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Summer is over, and the garden which has cheered us all season looks depressingly bedraggled. Whether it’s the vegetable patch or the flower bed, it’s mostly gone. It’s weedy, overgrown, messy and, furthermore, someone is going to have to cut it back, pull out the withered vines, clean it up. But there are still morning glories. In the low morning sunlight they look like scraps torn from the sky. Others can rave about their hardy mums – you can have them by the bushel at the supermarket – but the morning glory can’t be sold or bought or cut or carried away. Its glorious shades of blue are evanescent and the flower itself is gone before the day is done.
If you keep looking for solace as summer ends (as we do), now’s the time to be grateful for nasturtiums. These are the most rewarding flowers. They seed easily, require no fertilizer, and given sun and water they’ll blossom through late summer and into chilly fall in dazzling bursts of color. In addition to presenting a brilliant appearance, nasturtiums are edible, both flowers and leaves, having a fine peppery taste taken whole or chopped in salads, soups, and butters. And if you work indoors at, say, writing grumpy political articles or reviews of overlooked movies, a small bunch of these blossoms will light up your desk or widow sill.
Almost everybody knows what the American robin looks like. Robins are as familiar as pigeons and far more colorful. People who don’t give a damn about birds can spot a robin in the city park or the suburban front lawn. Robins also have a nice burbling and trilling song, though a lot of people who recognize the bird wouldn’t be able to identify the song. Western robins are pale and drab compared to the richly colored Eastern robins and, in general, robins can be found, sometimes sparingly, throughout the United States all year round.
Children, some children, still listen to the story of how the robin got its red breast. Actually, there are a couple of stories about that. One story says that a robin, seeing Jesus on the cross with a crown of thorns, tried to pull the the thorns away and accidently pierced its own breast; hence the blood red breast. The more familiar story is that the robin, seeing two near-frozen wanderers who slept by a flickering fire, fanned the flames to keep the fire alive and thereby saved their lives — and the robin has had a fire-red breast ever since. OK, the robin’s breast is more orange than red, but these are stories with a nice moral at the end.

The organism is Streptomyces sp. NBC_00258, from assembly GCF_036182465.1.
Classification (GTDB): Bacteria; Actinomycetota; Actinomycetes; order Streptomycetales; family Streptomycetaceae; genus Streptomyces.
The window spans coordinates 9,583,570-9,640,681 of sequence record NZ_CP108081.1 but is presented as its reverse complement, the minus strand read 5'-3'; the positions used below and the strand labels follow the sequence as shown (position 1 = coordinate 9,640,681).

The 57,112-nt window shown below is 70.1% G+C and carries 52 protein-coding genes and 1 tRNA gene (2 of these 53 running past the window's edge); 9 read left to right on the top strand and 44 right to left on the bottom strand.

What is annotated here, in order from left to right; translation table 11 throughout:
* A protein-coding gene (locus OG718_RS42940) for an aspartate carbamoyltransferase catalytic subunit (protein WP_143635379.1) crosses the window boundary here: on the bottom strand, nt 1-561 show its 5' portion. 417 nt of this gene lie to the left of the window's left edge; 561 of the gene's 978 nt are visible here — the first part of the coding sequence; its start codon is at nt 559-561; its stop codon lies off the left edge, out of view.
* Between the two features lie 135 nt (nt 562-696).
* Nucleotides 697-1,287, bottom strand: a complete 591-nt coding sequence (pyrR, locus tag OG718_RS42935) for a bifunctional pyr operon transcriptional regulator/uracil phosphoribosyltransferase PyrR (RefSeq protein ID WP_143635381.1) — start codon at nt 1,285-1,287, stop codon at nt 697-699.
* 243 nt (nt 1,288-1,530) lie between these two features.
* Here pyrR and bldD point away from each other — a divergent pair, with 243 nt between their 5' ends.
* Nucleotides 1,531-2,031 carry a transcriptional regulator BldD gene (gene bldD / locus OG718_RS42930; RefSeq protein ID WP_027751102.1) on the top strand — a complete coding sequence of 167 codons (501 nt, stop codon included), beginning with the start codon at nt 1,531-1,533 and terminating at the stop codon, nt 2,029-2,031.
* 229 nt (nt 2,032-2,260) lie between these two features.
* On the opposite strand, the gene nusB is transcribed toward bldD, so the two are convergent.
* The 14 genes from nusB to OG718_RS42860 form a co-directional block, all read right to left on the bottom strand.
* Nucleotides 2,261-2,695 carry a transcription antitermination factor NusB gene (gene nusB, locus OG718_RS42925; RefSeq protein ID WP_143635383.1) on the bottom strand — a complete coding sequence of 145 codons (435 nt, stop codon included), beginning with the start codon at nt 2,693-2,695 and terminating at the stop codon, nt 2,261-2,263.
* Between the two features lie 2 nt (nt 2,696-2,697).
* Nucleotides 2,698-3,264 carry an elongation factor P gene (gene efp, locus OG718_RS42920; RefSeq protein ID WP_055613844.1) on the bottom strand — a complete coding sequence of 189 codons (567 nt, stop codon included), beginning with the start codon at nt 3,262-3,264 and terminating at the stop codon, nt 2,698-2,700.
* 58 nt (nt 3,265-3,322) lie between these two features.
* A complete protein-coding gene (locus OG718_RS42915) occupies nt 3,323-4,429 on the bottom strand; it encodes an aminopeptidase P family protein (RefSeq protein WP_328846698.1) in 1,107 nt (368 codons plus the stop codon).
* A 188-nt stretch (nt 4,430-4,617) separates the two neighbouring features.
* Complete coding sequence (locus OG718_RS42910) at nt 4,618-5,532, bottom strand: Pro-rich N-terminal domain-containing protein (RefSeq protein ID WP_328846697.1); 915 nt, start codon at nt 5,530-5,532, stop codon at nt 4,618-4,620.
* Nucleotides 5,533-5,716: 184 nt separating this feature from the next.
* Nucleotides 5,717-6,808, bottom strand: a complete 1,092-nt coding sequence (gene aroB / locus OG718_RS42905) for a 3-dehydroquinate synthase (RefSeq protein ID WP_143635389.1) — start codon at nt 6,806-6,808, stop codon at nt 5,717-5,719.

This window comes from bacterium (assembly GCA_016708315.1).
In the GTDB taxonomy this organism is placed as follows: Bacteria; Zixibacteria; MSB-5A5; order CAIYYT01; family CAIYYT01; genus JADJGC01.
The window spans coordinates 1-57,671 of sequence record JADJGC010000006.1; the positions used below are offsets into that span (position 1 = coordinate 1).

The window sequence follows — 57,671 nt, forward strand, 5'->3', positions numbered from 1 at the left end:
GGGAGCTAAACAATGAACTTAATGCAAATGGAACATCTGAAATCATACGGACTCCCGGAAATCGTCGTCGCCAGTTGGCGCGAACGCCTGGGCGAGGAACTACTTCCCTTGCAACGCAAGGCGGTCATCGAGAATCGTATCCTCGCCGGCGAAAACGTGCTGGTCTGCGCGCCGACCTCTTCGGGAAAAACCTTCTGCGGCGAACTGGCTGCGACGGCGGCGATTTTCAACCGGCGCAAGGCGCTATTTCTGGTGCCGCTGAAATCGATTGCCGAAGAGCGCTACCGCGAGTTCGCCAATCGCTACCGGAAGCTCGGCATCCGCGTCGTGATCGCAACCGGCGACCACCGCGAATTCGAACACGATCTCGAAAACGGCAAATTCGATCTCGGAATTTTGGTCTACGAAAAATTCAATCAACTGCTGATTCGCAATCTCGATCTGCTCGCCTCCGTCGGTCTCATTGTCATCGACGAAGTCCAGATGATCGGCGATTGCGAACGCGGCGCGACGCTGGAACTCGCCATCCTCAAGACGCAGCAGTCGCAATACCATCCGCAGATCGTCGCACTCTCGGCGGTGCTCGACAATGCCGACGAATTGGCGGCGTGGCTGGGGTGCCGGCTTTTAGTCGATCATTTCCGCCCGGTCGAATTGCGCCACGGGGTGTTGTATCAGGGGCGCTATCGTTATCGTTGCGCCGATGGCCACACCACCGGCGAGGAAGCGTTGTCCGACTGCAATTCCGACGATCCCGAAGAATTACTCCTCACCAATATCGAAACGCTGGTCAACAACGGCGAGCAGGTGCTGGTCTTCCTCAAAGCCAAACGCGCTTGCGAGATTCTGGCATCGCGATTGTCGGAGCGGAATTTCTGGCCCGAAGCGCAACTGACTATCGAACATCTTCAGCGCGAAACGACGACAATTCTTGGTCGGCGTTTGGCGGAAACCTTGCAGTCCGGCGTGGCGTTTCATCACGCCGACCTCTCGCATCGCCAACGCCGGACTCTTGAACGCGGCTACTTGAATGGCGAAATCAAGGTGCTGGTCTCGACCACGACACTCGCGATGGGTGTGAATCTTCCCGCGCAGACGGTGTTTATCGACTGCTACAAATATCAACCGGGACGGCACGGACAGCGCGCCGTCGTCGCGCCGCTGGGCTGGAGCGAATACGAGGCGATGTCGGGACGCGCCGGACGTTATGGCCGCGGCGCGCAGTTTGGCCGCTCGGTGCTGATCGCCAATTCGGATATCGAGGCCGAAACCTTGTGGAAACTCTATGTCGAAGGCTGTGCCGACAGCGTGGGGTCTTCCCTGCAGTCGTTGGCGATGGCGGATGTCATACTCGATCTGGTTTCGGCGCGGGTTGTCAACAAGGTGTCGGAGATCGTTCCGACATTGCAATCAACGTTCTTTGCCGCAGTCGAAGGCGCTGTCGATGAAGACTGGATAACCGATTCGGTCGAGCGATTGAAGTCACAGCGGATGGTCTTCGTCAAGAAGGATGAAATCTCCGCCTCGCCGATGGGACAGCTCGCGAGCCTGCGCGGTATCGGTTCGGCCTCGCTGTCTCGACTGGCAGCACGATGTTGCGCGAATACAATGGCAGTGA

Robins aren’t sophisticated about real estate when it comes to building nests. They can build well, but they have no sense of location, location, location. They’ll build a nest just about anywhere, even five feet off the ground in a back yard patrolled by a cat. Or in the crotch of a branch that swings in a breeze and tosses wildly in a gusty rainstorm. Robin’s eggs are a beautiful shade of blue and, in fact, the color is known as robin’s-egg-blue. The photo above shows a clutch of robin’s eggs in a nest built between three outdoor lamps projecting over a backyard patio. As we said, robins are not sophisticated about location.
We’re putting these flowers here just because we need a break from this all this heavy thinking. Besides, we like the way they look. The flower is called called foxglove and it belongs to a larger family called digitalis. You may have heard of digitalis as a medication for certain heart problems, specifically atrial fibrillation, a rapid and irregular heartbeat. An extract from the foxglove plant was used as a remedy that disorder as far back as the late 18th century. The name digitalis is appropriate, for the elongated bell shaped flower do fit neatly, glove like, over your finger tips — over your digits. Get it? As for the name foxglove; well, there are lots of theories about that name but no one theory is agreed upon. And, anyway, we said we were posting this photo to escape heavy thinking.